Today’s pictures where taken on Ilford Pan F 50ISO film with the Hasselblad 500cm and 80mm F2.8. They were processed soon after in Caffenol using the batch I prepared last week, then scanned with the Epson v800. I had 3 shots left when leaving the cemetery, so I head back in town. I made a first stop at Tiong Bahru at QiTian Gong temple. It s the 100’s birthday of the temple this year and it has been renovated, but due to the Covid there are no celebrations this year. You can find pictures of past ceremonies there :

https://waex99photo.wordpress.com/2016/09/17/tiong-bahru-qi-tian-gong-temple/

or

https://waex99photo.wordpress.com/2016/09/17/tiong-bahru-qi-tian-gong-temple/

After this I head to the old railway station which is under work (no idea what is suppose to happen to it in the future) and finally to the small Hock Teck See Temple, a small Taoist temple surrounded by construction sites.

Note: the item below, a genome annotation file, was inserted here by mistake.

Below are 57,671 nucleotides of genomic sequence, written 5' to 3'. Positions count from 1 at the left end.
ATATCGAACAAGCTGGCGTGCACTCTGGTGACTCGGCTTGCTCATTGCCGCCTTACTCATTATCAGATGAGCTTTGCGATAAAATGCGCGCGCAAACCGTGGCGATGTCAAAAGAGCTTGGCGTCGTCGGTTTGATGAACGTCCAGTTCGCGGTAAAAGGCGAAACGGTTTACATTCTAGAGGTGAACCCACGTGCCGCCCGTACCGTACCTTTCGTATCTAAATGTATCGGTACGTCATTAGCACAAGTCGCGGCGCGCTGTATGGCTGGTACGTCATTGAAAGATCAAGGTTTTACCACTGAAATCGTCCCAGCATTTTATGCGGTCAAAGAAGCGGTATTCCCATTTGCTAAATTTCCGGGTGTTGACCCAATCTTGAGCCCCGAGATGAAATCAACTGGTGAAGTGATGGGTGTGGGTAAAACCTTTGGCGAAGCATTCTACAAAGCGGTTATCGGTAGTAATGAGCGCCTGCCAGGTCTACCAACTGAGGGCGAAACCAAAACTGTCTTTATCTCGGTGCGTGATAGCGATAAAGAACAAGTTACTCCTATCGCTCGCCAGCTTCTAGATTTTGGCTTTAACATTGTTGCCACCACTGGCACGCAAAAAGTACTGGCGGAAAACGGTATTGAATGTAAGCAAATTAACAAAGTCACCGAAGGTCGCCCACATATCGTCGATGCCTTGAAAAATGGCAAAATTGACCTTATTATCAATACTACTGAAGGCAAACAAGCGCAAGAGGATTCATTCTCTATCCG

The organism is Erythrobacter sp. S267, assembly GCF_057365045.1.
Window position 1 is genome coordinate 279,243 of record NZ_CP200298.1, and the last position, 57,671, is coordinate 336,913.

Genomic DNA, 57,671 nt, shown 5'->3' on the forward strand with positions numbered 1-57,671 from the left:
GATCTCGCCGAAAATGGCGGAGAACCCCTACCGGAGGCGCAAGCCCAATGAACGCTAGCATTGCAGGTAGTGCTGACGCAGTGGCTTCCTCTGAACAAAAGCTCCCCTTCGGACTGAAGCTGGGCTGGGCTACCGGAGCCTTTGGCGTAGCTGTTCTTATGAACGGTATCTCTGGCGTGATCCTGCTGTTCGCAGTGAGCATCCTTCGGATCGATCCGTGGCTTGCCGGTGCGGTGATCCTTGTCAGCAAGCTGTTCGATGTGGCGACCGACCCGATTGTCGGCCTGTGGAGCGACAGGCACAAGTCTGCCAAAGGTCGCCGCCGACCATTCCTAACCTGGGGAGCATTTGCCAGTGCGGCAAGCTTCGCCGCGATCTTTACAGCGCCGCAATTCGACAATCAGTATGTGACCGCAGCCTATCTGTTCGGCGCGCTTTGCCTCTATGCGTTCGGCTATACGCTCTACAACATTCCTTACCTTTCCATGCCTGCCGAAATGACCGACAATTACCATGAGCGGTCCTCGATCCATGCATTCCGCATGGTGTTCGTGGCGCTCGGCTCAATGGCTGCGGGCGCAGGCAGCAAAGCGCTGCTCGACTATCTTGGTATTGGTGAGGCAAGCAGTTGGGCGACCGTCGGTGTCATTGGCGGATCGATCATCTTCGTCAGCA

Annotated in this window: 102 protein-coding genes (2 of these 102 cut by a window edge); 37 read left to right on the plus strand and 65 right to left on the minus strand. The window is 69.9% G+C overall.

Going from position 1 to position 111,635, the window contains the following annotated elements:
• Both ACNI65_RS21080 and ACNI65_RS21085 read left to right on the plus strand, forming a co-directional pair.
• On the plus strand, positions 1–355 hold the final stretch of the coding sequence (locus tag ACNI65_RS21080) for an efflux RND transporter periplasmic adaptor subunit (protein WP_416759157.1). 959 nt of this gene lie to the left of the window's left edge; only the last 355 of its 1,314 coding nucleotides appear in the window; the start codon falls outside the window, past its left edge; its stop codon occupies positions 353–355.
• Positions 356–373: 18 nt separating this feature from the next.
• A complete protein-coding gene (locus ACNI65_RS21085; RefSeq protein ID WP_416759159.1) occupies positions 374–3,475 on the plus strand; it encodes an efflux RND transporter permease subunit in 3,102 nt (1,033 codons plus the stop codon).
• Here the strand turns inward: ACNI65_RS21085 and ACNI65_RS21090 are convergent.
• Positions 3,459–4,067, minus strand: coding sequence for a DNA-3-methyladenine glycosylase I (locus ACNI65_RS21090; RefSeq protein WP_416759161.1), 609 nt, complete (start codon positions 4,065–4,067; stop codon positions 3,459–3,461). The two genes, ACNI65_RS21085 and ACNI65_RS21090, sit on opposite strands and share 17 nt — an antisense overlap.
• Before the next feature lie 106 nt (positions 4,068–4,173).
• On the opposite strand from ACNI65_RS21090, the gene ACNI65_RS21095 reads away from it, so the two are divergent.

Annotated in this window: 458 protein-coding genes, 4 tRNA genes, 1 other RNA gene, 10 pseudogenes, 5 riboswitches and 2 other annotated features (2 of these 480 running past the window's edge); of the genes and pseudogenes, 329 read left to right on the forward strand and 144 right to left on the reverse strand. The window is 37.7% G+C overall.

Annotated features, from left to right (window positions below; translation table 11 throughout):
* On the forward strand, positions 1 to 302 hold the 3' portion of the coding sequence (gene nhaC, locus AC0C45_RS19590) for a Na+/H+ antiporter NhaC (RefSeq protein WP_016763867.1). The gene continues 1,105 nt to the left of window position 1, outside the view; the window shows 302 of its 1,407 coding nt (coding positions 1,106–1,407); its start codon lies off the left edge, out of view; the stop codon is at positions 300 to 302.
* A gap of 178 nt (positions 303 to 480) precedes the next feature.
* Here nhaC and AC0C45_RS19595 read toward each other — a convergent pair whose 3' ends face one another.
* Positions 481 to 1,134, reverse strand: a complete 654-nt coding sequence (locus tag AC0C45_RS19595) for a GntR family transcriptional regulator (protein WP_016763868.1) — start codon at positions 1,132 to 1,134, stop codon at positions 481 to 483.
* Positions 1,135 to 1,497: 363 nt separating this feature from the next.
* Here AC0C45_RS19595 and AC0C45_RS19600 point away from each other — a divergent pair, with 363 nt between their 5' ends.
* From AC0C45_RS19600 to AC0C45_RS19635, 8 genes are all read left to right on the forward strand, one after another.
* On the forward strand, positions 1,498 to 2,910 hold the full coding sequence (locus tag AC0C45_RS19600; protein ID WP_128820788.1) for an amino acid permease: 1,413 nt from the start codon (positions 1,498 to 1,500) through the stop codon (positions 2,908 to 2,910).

I hope you enjoyed the reading …

The Hakka Cemetery

St Matthew’s Church – Neil Road

Small walk to Neil Road a few weeks back  to check the intriguing architecture of the old abandoned St Matthews Church.

Flickr-1007011

Most of the information here is taken from Remember Singapore  a great site about things of the past in Singapore.

Flickr-1007007

The original church was built in the 1890’s as a place of worship for the British sailors.

Flickr-012-2

It operated though all the first half of the 20th Century, including the Japanese occupation during WWII.

Flickr-017

 

In the late fifties, St Matthew’s embarked on a re-building plan of its main church building.

Flickr-1007021

Designed with a distinctive Modern style, the new double-storey building consisted of a prayer hall on top of a large function room. It also possessed an unique vertically protruding roof that looked like a ship’s prow, and a tall concrete bell tower that was erected beside the main chapel.

Flickr-1007004

The bell was removed sometime in the 2000’s.Flickr-1006999

Flickr-1006992

Flickr-023

 

Flickr-014

Also, after the war, St Matthew’s Church carried out plans to, expand its premises, including the construction of a vicarage and a kindergarten was also built in the early fifties.

Flickr-020

The new kindergarten was designed in simple Art Deco-style; it had a sloping roof laid with terracotta Marseilles tiles and timber windows with louvers.